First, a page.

She is not as bad as my grandmother was at her age but she has forgotten entirely about Coco. I referenced the sore subject in passing recently. My mother’s eyes were genuinely innocent. As blank as her memory. I think that her eyes have gotten clearer with age, while her recollection has gone cloudy. She blinked a few times, as if those butterfly-wing-like taps might jostle her brain and dislodge the memory in question so that it might be accessed. But nothing turned up. Nothing was released.
She hasn’t forgotten everything. When I go to visit she brings up the same five anecdotes three times apiece.
For some reason, one of the items that has lodged in her rotation is the idea that my ex and I are getting back together. I can pour my heart out to her, confide in her in a way I never did when I was a kid, tell her how bone-deep sad I am, that I worry that this leaden mourning will never lift.
Not three minutes later she will suddenly brighten. I now know what it means to say that someone’s face has lit up. The idea makes her happy all over again every time it occurs to her. “I’m so glad that you and Stuart are getting back together.” She smiles at me like a mother pleased by something her child has unexpectedly accomplished, in this case: that I’ve worked magic and my ex will be moving back in. “I always liked him.”
Me, too, I want to say. Me, too.
There is no point in getting angry with her any more than there is a point to holding a grudge about Coco. But I still do.
I just don’t express it.
Instead, in the same soft tone I’ve developed for Lulu-Belle, I say, “No, Mamma. No. We aren’t getting back together again. Remember?”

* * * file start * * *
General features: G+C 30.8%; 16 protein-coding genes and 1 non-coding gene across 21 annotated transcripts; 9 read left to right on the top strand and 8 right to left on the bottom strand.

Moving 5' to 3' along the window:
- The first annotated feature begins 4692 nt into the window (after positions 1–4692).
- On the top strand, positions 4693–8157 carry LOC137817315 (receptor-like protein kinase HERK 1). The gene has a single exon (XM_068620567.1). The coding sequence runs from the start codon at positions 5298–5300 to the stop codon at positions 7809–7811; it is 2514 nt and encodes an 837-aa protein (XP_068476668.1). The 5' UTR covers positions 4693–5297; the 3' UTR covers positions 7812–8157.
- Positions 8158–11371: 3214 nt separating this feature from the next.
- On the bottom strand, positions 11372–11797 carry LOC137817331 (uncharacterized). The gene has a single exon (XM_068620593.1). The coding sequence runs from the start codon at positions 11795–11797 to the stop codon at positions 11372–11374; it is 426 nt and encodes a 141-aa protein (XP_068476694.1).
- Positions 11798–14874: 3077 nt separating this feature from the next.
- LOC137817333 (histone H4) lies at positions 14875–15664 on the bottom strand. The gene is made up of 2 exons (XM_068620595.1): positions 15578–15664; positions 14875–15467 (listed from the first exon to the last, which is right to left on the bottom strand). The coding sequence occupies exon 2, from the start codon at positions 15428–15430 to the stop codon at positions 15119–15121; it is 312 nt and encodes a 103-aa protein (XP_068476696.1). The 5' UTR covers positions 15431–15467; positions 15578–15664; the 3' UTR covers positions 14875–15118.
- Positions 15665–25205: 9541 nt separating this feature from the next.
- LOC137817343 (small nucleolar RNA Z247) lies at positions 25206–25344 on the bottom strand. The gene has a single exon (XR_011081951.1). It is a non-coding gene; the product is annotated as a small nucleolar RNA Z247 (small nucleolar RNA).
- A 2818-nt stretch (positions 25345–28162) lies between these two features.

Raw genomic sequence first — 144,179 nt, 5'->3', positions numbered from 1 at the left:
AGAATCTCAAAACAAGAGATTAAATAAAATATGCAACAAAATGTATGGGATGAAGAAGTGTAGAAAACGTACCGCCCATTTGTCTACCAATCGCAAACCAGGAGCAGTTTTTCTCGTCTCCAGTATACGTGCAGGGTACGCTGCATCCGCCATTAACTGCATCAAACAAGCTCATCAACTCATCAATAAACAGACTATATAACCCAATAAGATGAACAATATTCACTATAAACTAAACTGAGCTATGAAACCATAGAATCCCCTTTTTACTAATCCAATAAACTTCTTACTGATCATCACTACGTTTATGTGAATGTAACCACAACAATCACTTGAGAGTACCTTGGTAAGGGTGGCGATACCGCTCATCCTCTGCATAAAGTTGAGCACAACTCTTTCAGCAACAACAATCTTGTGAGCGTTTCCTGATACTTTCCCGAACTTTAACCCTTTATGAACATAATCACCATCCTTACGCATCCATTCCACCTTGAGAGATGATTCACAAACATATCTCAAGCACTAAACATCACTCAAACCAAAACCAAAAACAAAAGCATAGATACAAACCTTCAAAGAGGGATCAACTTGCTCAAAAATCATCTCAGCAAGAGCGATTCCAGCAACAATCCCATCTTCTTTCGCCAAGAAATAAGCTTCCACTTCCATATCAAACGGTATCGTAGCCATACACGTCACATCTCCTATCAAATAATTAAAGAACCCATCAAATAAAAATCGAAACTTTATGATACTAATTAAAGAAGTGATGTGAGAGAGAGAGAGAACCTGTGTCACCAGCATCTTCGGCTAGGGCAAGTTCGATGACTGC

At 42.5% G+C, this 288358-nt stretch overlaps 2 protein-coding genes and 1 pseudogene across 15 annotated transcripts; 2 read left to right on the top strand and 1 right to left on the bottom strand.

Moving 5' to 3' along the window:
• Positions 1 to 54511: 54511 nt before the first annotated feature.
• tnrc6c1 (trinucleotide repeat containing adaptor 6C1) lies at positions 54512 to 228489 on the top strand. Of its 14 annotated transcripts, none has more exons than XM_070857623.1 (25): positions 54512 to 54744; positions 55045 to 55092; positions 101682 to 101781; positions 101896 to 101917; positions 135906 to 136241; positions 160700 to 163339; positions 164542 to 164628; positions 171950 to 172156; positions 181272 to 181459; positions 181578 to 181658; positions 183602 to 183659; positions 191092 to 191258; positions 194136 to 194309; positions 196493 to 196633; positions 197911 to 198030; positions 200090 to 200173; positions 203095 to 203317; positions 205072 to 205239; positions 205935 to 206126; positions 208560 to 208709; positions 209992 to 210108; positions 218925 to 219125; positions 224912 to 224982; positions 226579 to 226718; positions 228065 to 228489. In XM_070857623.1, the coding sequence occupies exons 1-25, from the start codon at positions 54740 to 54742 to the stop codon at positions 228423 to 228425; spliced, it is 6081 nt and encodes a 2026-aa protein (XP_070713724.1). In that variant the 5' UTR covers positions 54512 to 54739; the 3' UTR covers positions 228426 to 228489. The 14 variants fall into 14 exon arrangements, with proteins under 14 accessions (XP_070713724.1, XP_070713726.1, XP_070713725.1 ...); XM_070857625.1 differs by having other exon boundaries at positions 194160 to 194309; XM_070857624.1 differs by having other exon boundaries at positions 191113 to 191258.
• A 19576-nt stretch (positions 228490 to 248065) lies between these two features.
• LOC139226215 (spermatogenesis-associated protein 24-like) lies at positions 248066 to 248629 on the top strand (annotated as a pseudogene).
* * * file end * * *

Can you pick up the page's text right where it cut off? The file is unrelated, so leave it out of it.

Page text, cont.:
But she does not.
Blondie’s album Parallel Lines came out my sophomore year. I played it endlessly, so much so that I had to buy it again. It’s the only album I’ve had to buy twice due to—I won’t say “overplaying.” This is an album I don’t think you can play enough.
One of the few songs on it not to become a hit is “I Know But I Don’t Know.” My favorite Blondie lyric is in it:
I’m your dog but not your pet
Blondie’s “Parallel Lines” album cover.
Thirty-seven years after I listened to this album so incessantly, Lulu-Belle reminds me of this lyric. She is definitely my puppy but she’s nobody’s pet. Not even mine. She often seems more feral than tame. When I walk her she nips at my heels until she draws blood. The backs of my calves were so scabbed in Florida, Rick’s wife Barbie told me that she and Rick thought that I had been doing a lot of cupping, that eastern practice involving the application of a round glass and drawing pinpricks of blood. But it was all Lulu’s doing.
Lulu-Belle is still not house broken, despite my best efforts.
Often she gets into the trash. I come home and it looks as though there’s been a ticker-tape parade in my kitchen.
And yet I anticipate her looking up at me with her unseeing eyes. I wait for her signature quizzical head tilt—part Stevie Wonder, part Longstreet—with unabashed longing.
My best two moments of any day are to see her when I utter her favorite words: breakfast in the morning and dinner in the evening.
She is my only dog to have a tail to wag, and wag it she does: when I feed her, when she meets another dog, and anytime I come in her proximity.
There’s not a thing I wouldn’t do for her.
Lulu-Belle may not be my pet but maybe I’m hers.